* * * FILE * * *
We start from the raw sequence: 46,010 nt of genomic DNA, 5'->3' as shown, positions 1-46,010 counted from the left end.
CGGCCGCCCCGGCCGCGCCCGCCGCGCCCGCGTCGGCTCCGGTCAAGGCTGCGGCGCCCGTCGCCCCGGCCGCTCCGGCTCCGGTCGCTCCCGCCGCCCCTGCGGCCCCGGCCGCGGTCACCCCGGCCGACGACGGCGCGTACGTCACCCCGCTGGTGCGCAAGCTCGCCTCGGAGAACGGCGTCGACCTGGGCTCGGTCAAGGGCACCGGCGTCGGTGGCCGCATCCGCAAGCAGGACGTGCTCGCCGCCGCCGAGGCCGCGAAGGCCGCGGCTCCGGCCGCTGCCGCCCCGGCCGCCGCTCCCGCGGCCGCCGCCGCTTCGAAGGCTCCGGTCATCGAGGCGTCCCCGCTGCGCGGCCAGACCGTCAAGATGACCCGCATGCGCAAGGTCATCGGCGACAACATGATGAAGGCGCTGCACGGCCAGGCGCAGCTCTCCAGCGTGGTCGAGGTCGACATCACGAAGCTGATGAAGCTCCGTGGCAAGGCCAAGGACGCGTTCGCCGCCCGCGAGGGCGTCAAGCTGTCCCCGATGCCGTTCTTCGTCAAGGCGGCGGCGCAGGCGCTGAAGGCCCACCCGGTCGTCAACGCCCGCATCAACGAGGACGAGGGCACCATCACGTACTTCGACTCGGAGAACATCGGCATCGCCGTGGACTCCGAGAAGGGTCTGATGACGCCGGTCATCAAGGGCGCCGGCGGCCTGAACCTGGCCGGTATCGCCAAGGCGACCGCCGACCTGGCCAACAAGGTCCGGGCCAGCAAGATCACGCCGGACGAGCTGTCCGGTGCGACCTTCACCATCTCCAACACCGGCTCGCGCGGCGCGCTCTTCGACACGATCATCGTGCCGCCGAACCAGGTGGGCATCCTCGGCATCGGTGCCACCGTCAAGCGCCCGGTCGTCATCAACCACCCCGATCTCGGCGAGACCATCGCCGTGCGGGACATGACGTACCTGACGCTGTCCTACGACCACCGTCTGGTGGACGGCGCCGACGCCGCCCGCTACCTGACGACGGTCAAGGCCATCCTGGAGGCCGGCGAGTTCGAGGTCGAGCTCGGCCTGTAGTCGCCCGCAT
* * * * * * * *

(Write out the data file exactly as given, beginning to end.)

We start from the raw sequence: 46,010 nt of genomic DNA, 5'->3' as shown, positions 1-46,010 counted from the left end.
CGGCCGCCCCGGCCGCGCCCGCCGCGCCCGCGTCGGCTCCGGTCAAGGCTGCGGCGCCCGTCGCCCCGGCCGCTCCGGCTCCGGTCGCTCCCGCCGCCCCTGCGGCCCCGGCCGCGGTCACCCCGGCCGACGACGGCGCGTACGTCACCCCGCTGGTGCGCAAGCTCGCCTCGGAGAACGGCGTCGACCTGGGCTCGGTCAAGGGCACCGGCGTCGGTGGCCGCATCCGCAAGCAGGACGTGCTCGCCGCCGCCGAGGCCGCGAAGGCCGCGGCTCCGGCCGCTGCCGCCCCGGCCGCCGCTCCCGCGGCCGCCGCCGCTTCGAAGGCTCCGGTCATCGAGGCGTCCCCGCTGCGCGGCCAGACCGTCAAGATGACCCGCATGCGCAAGGTCATCGGCGACAACATGATGAAGGCGCTGCACGGCCAGGCGCAGCTCTCCAGCGTGGTCGAGGTCGACATCACGAAGCTGATGAAGCTCCGTGGCAAGGCCAAGGACGCGTTCGCCGCCCGCGAGGGCGTCAAGCTGTCCCCGATGCCGTTCTTCGTCAAGGCGGCGGCGCAGGCGCTGAAGGCCCACCCGGTCGTCAACGCCCGCATCAACGAGGACGAGGGCACCATCACGTACTTCGACTCGGAGAACATCGGCATCGCCGTGGACTCCGAGAAGGGTCTGATGACGCCGGTCATCAAGGGCGCCGGCGGCCTGAACCTGGCCGGTATCGCCAAGGCGACCGCCGACCTGGCCAACAAGGTCCGGGCCAGCAAGATCACGCCGGACGAGCTGTCCGGTGCGACCTTCACCATCTCCAACACCGGCTCGCGCGGCGCGCTCTTCGACACGATCATCGTGCCGCCGAACCAGGTGGGCATCCTCGGCATCGGTGCCACCGTCAAGCGCCCGGTCGTCATCAACCACCCCGATCTCGGCGAGACCATCGCCGTGCGGGACATGACGTACCTGACGCTGTCCTACGACCACCGTCTGGTGGACGGCGCCGACGCCGCCCGCTACCTGACGACGGTCAAGGCCATCCTGGAGGCCGGCGAGTTCGAGGTCGAGCTCGGCCTGTAGTCGCCCGCAT